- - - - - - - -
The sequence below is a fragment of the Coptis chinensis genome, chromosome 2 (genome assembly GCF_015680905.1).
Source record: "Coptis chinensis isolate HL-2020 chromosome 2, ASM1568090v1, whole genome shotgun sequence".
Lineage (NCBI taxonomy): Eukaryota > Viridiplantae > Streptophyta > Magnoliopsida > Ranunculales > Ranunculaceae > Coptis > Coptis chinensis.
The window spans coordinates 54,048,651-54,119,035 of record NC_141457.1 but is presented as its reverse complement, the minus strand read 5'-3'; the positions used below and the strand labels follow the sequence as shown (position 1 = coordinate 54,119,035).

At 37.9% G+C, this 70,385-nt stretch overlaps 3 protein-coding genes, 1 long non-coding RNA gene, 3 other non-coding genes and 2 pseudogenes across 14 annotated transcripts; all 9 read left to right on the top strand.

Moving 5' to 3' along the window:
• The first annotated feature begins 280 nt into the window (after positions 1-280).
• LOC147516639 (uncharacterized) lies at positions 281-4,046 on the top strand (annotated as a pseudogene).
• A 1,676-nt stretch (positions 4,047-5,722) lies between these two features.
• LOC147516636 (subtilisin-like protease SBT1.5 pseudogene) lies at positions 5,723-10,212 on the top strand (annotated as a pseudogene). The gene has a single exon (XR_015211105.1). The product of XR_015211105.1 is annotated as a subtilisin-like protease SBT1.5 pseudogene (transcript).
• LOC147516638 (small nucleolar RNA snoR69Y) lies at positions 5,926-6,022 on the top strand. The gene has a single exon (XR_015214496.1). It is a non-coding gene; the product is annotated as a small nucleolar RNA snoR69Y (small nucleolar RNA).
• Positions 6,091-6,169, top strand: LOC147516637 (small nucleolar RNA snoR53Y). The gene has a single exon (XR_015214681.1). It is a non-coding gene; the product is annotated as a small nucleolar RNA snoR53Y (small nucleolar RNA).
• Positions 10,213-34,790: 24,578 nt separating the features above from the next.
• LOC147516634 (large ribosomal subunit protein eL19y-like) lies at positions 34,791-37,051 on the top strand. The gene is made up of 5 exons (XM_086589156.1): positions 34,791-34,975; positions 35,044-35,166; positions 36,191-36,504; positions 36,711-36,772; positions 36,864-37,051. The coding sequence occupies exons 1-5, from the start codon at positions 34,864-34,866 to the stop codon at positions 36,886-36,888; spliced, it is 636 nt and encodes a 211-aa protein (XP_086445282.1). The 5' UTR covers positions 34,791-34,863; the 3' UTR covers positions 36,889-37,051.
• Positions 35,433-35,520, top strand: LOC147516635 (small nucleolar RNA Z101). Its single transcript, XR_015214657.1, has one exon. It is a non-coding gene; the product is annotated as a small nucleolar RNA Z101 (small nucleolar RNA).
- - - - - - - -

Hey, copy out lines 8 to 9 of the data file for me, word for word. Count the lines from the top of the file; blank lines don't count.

• LOC147516639 (uncharacterized) lies at positions 281-4,046 on the top strand (annotated as a pseudogene).
• A 1,676-nt stretch (positions 4,047-5,722) lies between these two features.